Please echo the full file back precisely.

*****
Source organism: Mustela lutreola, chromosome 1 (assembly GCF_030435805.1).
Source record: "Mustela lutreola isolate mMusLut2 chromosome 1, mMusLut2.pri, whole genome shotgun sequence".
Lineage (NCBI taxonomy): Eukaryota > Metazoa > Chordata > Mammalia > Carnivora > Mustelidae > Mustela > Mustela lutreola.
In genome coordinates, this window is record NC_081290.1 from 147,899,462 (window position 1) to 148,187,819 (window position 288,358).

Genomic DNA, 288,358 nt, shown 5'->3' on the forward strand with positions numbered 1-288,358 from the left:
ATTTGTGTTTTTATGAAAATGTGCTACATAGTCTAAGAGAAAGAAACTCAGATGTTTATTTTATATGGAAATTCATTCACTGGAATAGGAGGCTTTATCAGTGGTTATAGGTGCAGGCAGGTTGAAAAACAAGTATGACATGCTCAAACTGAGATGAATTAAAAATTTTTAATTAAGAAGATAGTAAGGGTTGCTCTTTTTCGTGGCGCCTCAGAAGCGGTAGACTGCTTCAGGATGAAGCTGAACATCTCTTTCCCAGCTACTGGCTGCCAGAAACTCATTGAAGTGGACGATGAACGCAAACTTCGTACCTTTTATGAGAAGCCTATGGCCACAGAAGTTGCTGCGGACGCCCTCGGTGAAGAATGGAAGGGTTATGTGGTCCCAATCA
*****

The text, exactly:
Source organism: Mustela lutreola, chromosome 1 (assembly GCF_030435805.1).
Source record: "Mustela lutreola isolate mMusLut2 chromosome 1, mMusLut2.pri, whole genome shotgun sequence".
Lineage (NCBI taxonomy): Eukaryota > Metazoa > Chordata > Mammalia > Carnivora > Mustelidae > Mustela > Mustela lutreola.
In genome coordinates, this window is record NC_081290.1 from 147,899,462 (window position 1) to 148,187,819 (window position 288,358).

Genomic DNA, 288,358 nt, shown 5'->3' on the forward strand with positions numbered 1-288,358 from the left:
ATTTGTGTTTTTATGAAAATGTGCTACATAGTCTAAGAGAAAGAAACTCAGATGTTTATTTTATATGGAAATTCATTCACTGGAATAGGAGGCTTTATCAGTGGTTATAGGTGCAGGCAGGTTGAAAAACAAGTATGACATGCTCAAACTGAGATGAATTAAAAATTTTTAATTAAGAAGATAGTAAGGGTTGCTCTTTTTCGTGGCGCCTCAGAAGCGGTAGACTGCTTCAGGATGAAGCTGAACATCTCTTTCCCAGCTACTGGCTGCCAGAAACTCATTGAAGTGGACGATGAACGCAAACTTCGTACCTTTTATGAGAAGCCTATGGCCACAGAAGTTGCTGCGGACGCCCTCGGTGAAGAATGGAAGGGTTATGTGGTCCCAATCA